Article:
Lamb calls for quick conclusion to social care funding
- 26 Sep
The new care services minister Norman Lamb is concerned about the Dilnot proposal and the future of adult social care, stating he wants it resolved within months, not years.
At the Liberal Democrat conference yesterday, Lamb said that introducing the reform for social care funding could be a legacy for the government.
The Dilnot proposal will allow the pooling of the risks of ‘catastrophic' care costs, as high as £100,000, that will hit one in ten people.
He has insisted that the problem of funding needs to be resolved within months, and in particular with the Dilnot Commission's reforms, suggesting that it may require an independent facilitator to help find where the money will come from within the state, as the estimated cost is around £1.7bn
The government has decided it will back the Dilnot scheme but that no decision will be made on where the funding for it will come from before the next spending review.
The risk is that this just drifts on - the sector saying there's a need for reform, the sense of unfairness continues but nothing actually brings it to a head.
What I'm interested in exploring is whether we can create a mechanism over a short space of time to bring this to a conclusion, I'm talking about [a period of] months not years.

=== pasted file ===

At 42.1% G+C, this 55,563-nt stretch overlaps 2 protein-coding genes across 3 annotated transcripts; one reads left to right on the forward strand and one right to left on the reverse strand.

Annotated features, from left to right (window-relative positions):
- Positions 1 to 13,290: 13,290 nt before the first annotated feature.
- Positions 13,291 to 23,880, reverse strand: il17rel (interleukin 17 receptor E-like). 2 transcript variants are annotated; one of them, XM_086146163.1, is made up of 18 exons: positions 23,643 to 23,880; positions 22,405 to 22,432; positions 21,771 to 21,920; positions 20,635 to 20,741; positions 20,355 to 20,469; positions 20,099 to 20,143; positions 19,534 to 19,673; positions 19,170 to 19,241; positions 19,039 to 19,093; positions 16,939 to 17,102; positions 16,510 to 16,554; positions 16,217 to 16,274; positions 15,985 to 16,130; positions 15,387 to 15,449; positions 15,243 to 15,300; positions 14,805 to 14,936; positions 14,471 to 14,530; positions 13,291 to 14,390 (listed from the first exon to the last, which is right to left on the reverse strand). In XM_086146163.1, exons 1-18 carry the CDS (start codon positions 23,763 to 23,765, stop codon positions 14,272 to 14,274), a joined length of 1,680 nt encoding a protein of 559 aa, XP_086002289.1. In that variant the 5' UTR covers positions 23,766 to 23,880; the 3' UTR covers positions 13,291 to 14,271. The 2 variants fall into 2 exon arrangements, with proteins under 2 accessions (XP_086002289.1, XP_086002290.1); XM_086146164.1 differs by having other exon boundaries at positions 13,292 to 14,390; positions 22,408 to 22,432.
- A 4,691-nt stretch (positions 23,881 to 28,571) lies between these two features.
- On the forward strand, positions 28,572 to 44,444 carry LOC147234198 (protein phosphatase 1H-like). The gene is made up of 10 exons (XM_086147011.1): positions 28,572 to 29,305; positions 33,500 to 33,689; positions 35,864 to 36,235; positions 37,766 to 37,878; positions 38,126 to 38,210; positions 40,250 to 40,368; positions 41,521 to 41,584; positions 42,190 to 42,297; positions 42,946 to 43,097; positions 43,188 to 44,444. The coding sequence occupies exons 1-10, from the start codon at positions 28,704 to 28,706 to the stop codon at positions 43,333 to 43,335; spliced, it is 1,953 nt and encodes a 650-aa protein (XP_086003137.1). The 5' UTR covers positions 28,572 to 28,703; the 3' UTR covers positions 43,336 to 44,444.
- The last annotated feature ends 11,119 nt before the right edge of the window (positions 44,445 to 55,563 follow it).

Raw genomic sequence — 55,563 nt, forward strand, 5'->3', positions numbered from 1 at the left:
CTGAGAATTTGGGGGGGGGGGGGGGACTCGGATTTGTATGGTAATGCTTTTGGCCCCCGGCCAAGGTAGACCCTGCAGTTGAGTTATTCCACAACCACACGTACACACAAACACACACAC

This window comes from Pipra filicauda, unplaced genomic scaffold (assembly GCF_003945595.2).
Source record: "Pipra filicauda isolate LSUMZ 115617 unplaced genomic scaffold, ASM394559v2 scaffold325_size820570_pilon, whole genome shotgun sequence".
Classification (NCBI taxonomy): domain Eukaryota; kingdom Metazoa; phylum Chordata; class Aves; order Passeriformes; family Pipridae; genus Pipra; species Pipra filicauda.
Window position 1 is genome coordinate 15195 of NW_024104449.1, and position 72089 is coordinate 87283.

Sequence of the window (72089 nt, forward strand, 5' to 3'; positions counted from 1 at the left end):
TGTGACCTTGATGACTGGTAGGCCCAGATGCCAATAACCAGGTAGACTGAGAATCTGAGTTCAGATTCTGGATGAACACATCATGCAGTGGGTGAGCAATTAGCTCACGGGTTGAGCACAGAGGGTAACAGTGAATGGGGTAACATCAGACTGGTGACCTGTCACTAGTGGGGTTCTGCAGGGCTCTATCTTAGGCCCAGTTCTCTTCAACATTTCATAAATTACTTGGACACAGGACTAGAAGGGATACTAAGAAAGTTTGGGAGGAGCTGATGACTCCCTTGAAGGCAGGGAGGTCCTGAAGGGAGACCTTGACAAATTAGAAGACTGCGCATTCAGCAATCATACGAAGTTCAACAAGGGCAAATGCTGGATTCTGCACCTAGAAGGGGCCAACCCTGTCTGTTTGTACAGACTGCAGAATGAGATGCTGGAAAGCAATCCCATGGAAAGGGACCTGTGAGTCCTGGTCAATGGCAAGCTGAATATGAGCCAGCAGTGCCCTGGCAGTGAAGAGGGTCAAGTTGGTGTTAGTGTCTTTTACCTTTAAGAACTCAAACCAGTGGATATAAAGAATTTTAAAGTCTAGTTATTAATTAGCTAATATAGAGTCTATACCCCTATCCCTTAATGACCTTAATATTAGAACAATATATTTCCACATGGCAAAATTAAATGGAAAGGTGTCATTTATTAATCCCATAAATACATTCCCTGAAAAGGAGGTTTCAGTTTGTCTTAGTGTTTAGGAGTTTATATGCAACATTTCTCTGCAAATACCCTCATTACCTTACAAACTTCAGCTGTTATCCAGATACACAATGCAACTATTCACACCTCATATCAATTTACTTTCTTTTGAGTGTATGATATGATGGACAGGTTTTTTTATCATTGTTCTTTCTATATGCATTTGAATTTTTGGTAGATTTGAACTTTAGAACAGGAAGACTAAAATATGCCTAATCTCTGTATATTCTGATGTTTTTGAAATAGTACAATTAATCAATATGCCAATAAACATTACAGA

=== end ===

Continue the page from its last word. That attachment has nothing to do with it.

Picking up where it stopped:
This issue transcends narrow party politics. It is the big reform that is yet to take place, it is very long overdue and there is a moment, and opportunity, to crack it, and I think there a responsibility on this government to crack it.
But I would like to do it as far as possible in a consensual way, a process that involves all the parties, that everyone can sign up to. Question: should some independent facilitator help to bring this to a conclusion? I would want to do this over a short space of time. Question: will the Treasury allow that sort of process to come up with recommendations? Treasury, of course, has to be responsible for the decision at a time of acute strain on our public finances. There has to be a complete discipline to how the government operates, and we have to respect that, but could there be a process that helps bring this to a conclusion?
We need to have a process that looks at the options and seeks to reach a conclusion, and I would prefer it to involve all the political parties so that everyone signs up to it.
In terms of the process I'm really just exploring, and I don't have a fixed mind on this at all, how we get from here to a conclusion.
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Responding to the DWP Consultation: Housing Benefit Reform - Supported Housing "It was well-run, in a good location, and very useful. I've only one suggestion; as the session went on it would perhaps have been useful for bullet points of general agreement about what should be in the sector response to be displayed and added to as the session went on, maybe on a flip chart. Regarding your response paper, I particularly like the answer you give to question 9. In fact the general: "if it ain't broke don't fix it" response could be pushed harder." M.P. - Adref Ltd